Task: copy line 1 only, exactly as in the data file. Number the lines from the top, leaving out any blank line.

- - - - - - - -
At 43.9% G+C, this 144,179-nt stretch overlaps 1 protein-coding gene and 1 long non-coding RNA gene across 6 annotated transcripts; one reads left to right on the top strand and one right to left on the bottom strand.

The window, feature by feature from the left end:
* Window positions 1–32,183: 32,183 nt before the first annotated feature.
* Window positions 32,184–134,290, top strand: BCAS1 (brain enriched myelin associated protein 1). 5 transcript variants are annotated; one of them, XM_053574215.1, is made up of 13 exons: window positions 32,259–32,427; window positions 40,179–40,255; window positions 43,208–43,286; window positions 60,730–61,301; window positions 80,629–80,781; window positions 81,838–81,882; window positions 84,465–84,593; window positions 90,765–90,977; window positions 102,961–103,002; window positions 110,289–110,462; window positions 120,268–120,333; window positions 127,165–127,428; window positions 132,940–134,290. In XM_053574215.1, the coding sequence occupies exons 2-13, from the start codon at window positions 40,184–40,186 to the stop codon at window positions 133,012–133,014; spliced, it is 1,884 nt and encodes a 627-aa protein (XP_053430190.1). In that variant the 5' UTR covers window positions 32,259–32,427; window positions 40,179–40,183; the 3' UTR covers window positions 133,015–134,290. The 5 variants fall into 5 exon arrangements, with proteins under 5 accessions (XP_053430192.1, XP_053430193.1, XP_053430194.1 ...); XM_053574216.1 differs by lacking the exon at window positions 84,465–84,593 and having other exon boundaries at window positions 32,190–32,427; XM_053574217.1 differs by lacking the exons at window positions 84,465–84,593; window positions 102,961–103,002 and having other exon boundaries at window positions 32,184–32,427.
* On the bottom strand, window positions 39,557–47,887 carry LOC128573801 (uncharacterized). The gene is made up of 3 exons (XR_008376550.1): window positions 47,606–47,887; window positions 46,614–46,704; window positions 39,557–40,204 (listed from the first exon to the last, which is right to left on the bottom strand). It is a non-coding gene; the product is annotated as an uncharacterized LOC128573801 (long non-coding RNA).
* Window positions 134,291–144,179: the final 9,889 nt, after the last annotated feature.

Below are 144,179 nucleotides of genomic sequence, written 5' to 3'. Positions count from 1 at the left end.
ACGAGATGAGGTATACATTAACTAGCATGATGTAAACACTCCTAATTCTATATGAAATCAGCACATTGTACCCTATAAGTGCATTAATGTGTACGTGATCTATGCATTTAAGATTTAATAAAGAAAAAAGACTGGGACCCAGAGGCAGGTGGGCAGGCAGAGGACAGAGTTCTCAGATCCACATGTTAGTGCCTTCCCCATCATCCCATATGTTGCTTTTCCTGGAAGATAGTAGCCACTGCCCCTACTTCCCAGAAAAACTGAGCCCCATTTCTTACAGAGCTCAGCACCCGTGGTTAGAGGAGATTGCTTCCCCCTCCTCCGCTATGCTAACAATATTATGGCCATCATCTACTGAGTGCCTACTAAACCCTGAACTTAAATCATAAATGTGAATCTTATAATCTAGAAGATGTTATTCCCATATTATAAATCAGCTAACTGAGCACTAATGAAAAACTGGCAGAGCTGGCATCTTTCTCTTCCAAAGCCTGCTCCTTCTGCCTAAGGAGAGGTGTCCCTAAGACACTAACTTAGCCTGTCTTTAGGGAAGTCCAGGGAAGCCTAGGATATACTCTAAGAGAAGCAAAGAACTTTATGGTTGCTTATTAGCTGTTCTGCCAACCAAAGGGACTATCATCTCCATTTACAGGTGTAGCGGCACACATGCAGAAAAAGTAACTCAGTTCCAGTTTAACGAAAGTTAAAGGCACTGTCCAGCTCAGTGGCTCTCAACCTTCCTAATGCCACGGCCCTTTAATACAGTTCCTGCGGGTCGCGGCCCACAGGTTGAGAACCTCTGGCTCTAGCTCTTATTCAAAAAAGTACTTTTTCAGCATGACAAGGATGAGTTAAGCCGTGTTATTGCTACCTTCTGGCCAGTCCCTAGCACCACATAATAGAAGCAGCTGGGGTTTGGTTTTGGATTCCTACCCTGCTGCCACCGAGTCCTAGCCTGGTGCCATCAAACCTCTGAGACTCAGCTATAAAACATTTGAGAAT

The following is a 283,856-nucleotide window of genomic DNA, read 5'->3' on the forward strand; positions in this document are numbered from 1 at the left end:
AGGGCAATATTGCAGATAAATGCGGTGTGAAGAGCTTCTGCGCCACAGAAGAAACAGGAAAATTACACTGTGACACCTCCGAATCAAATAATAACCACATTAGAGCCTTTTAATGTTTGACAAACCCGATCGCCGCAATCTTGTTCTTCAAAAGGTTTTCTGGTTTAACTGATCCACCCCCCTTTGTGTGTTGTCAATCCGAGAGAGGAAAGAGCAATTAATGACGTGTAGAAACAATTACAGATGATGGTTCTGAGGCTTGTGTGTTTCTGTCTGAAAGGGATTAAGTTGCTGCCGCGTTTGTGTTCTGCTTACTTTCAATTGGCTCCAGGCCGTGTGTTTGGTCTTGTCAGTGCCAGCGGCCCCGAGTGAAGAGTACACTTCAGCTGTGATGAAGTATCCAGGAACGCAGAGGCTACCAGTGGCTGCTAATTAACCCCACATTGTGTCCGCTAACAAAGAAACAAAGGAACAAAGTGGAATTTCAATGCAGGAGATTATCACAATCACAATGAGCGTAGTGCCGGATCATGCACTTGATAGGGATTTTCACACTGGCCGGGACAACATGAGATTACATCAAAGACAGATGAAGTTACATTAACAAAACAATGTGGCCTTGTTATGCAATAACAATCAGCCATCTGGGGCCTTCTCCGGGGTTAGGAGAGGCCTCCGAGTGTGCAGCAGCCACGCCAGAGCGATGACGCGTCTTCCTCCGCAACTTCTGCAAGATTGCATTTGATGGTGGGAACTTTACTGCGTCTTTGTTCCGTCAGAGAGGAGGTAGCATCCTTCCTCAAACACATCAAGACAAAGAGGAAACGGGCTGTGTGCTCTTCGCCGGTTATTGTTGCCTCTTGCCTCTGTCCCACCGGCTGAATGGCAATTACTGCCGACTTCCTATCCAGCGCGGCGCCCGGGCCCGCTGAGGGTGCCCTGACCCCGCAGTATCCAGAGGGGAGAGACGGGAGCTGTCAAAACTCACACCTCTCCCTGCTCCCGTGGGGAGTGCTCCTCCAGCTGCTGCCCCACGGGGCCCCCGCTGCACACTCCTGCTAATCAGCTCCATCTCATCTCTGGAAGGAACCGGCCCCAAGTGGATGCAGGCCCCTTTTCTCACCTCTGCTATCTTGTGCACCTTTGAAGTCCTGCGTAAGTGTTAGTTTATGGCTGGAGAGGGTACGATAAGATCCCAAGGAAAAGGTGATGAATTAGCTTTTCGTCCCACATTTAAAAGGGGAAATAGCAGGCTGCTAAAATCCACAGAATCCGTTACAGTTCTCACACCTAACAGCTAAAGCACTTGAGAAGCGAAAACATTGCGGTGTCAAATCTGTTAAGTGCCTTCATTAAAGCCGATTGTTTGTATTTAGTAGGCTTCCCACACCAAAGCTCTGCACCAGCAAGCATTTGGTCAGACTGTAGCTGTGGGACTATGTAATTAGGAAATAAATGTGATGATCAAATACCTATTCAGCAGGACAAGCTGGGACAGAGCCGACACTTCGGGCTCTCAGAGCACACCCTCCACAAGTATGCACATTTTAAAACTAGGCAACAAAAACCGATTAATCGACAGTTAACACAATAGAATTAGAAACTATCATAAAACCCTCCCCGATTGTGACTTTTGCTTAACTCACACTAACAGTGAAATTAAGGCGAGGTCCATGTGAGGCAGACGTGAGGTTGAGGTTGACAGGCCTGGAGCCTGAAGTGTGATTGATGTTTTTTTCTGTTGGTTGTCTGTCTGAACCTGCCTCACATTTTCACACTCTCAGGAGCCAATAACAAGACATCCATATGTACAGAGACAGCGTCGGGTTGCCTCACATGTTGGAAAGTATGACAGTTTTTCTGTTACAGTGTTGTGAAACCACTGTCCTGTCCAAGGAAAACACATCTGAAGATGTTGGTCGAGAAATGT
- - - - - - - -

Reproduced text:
At 43.9% G+C, this 144,179-nt stretch overlaps 1 protein-coding gene and 1 long non-coding RNA gene across 6 annotated transcripts; one reads left to right on the top strand and one right to left on the bottom strand.